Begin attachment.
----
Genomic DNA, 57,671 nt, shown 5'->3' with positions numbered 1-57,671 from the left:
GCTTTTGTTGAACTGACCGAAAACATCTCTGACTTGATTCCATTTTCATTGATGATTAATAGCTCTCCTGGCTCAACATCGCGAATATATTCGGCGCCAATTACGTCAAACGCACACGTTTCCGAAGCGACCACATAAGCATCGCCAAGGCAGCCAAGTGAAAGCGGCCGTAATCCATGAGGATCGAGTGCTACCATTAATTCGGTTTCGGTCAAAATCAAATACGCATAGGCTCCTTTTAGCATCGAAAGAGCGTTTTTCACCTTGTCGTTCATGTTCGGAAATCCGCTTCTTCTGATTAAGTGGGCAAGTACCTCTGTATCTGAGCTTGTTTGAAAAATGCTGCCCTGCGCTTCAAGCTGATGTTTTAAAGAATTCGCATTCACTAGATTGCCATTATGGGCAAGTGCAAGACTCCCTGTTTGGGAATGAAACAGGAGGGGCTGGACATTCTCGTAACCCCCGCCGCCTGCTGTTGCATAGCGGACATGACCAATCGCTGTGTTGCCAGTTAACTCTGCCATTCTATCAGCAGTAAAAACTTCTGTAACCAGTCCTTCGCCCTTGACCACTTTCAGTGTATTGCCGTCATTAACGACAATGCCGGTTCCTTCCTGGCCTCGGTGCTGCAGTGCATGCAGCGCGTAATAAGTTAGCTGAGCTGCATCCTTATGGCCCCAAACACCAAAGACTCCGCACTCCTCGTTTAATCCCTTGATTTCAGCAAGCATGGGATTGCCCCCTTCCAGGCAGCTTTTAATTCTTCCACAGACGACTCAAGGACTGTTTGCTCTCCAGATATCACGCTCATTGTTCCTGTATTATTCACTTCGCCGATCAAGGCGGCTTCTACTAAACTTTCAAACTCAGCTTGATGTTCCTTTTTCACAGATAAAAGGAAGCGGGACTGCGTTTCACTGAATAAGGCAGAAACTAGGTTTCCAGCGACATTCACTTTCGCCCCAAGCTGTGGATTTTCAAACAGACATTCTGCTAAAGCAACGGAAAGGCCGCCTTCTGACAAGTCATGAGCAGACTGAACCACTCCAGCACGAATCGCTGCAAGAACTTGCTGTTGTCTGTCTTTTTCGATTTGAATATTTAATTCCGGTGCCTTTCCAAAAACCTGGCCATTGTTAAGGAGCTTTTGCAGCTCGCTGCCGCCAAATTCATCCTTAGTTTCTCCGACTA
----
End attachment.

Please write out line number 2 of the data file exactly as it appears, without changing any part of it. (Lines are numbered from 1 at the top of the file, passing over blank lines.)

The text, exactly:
GCTTTTGTTGAACTGACCGAAAACATCTCTGACTTGATTCCATTTTCATTGATGATTAATAGCTCTCCTGGCTCAACATCGCGAATATATTCGGCGCCAATTACGTCAAACGCACACGTTTCCGAAGCGACCACATAAGCATCGCCAAGGCAGCCAAGTGAAAGCGGCCGTAATCCATGAGGATCGAGTGCTACCATTAATTCGGTTTCGGTCAAAATCAAATACGCATAGGCTCCTTTTAGCATCGAAAGAGCGTTTTTCACCTTGTCGTTCATGTTCGGAAATCCGCTTCTTCTGATTAAGTGGGCAAGTACCTCTGTATCTGAGCTTGTTTGAAAAATGCTGCCCTGCGCTTCAAGCTGATGTTTTAAAGAATTCGCATTCACTAGATTGCCATTATGGGCAAGTGCAAGACTCCCTGTTTGGGAATGAAACAGGAGGGGCTGGACATTCTCGTAACCCCCGCCGCCTGCTGTTGCATAGCGGACATGACCAATCGCTGTGTTGCCAGTTAACTCTGCCATTCTATCAGCAGTAAAAACTTCTGTAACCAGTCCTTCGCCCTTGACCACTTTCAGTGTATTGCCGTCATTAACGACAATGCCGGTTCCTTCCTGGCCTCGGTGCTGCAGTGCATGCAGCGCGTAATAAGTTAGCTGAGCTGCATCCTTATGGCCCCAAACACCAAAGACTCCGCACTCCTCGTTTAATCCCTTGATTTCAGCAAGCATGGGATTGCCCCCTTCCAGGCAGCTTTTAATTCTTCCACAGACGACTCAAGGACTGTTTGCTCTCCAGATATCACGCTCATTGTTCCTGTATTATTCACTTCGCCGATCAAGGCGGCTTCTACTAAACTTTCAAACTCAGCTTGATGTTCCTTTTTCACAGATAAAAGGAAGCGGGACTGCGTTTCACTGAATAAGGCAGAAACTAGGTTTCCAGCGACATTCACTTTCGCCCCAAGCTGTGGATTTTCAAACAGACATTCTGCTAAAGCAACGGAAAGGCCGCCTTCTGACAAGTCATGAGCAGACTGAACCACTCCAGCACGAATCGCTGCAAGAACTTGCTGTTGTCTGTCTTTTTCGATTTGAATATTTAATTCCGGTGCCTTTCCAAAAACCTGGCCATTGTTAAGGAGCTTTTGCAGCTCGCTGCCGCCAAATTCATCCTTAGTTTCTCCGACTA